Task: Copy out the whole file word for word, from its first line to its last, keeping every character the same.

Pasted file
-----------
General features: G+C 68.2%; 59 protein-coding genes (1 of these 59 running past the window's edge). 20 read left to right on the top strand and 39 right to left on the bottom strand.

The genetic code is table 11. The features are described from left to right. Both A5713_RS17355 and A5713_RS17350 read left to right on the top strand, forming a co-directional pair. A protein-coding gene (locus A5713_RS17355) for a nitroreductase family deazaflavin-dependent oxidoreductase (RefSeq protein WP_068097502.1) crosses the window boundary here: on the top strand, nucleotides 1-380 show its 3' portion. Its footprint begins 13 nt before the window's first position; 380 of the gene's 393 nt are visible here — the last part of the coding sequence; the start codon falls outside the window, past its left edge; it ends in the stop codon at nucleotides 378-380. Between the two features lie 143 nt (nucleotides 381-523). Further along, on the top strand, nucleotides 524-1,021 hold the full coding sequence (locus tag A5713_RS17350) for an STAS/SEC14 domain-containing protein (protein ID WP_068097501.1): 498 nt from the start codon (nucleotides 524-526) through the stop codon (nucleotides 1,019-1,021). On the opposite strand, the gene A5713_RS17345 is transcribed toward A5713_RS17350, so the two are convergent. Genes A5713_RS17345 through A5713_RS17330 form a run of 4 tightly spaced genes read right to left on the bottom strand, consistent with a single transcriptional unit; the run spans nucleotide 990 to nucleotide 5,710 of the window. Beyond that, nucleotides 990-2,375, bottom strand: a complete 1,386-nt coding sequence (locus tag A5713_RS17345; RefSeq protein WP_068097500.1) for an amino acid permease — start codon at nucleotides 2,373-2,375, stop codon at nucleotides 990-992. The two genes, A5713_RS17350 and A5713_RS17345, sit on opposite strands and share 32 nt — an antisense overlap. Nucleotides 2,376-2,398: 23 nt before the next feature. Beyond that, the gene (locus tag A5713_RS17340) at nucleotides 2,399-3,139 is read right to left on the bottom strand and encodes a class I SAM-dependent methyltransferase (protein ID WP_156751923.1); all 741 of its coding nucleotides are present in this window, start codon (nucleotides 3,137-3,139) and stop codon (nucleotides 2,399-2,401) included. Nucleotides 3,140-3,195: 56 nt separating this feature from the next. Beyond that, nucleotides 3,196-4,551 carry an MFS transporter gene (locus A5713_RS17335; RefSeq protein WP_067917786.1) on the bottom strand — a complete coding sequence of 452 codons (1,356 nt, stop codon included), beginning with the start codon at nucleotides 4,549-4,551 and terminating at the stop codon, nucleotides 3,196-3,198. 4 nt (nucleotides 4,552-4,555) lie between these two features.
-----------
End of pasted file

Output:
General features: G+C 68.2%; 59 protein-coding genes (1 of these 59 running past the window's edge). 20 read left to right on the top strand and 39 right to left on the bottom strand.

The genetic code is table 11. The features are described from left to right. Both A5713_RS17355 and A5713_RS17350 read left to right on the top strand, forming a co-directional pair. A protein-coding gene (locus A5713_RS17355) for a nitroreductase family deazaflavin-dependent oxidoreductase (RefSeq protein WP_068097502.1) crosses the window boundary here: on the top strand, nucleotides 1-380 show its 3' portion. Its footprint begins 13 nt before the window's first position; 380 of the gene's 393 nt are visible here — the last part of the coding sequence; the start codon falls outside the window, past its left edge; it ends in the stop codon at nucleotides 378-380. Between the two features lie 143 nt (nucleotides 381-523). Further along, on the top strand, nucleotides 524-1,021 hold the full coding sequence (locus tag A5713_RS17350) for an STAS/SEC14 domain-containing protein (protein ID WP_068097501.1): 498 nt from the start codon (nucleotides 524-526) through the stop codon (nucleotides 1,019-1,021). On the opposite strand, the gene A5713_RS17345 is transcribed toward A5713_RS17350, so the two are convergent. Genes A5713_RS17345 through A5713_RS17330 form a run of 4 tightly spaced genes read right to left on the bottom strand, consistent with a single transcriptional unit; the run spans nucleotide 990 to nucleotide 5,710 of the window. Beyond that, nucleotides 990-2,375, bottom strand: a complete 1,386-nt coding sequence (locus tag A5713_RS17345; RefSeq protein WP_068097500.1) for an amino acid permease — start codon at nucleotides 2,373-2,375, stop codon at nucleotides 990-992. The two genes, A5713_RS17350 and A5713_RS17345, sit on opposite strands and share 32 nt — an antisense overlap. Nucleotides 2,376-2,398: 23 nt before the next feature. Beyond that, the gene (locus tag A5713_RS17340) at nucleotides 2,399-3,139 is read right to left on the bottom strand and encodes a class I SAM-dependent methyltransferase (protein ID WP_156751923.1); all 741 of its coding nucleotides are present in this window, start codon (nucleotides 3,137-3,139) and stop codon (nucleotides 2,399-2,401) included. Nucleotides 3,140-3,195: 56 nt separating this feature from the next. Beyond that, nucleotides 3,196-4,551 carry an MFS transporter gene (locus A5713_RS17335; RefSeq protein WP_067917786.1) on the bottom strand — a complete coding sequence of 452 codons (1,356 nt, stop codon included), beginning with the start codon at nucleotides 4,549-4,551 and terminating at the stop codon, nucleotides 3,196-3,198. 4 nt (nucleotides 4,552-4,555) lie between these two features.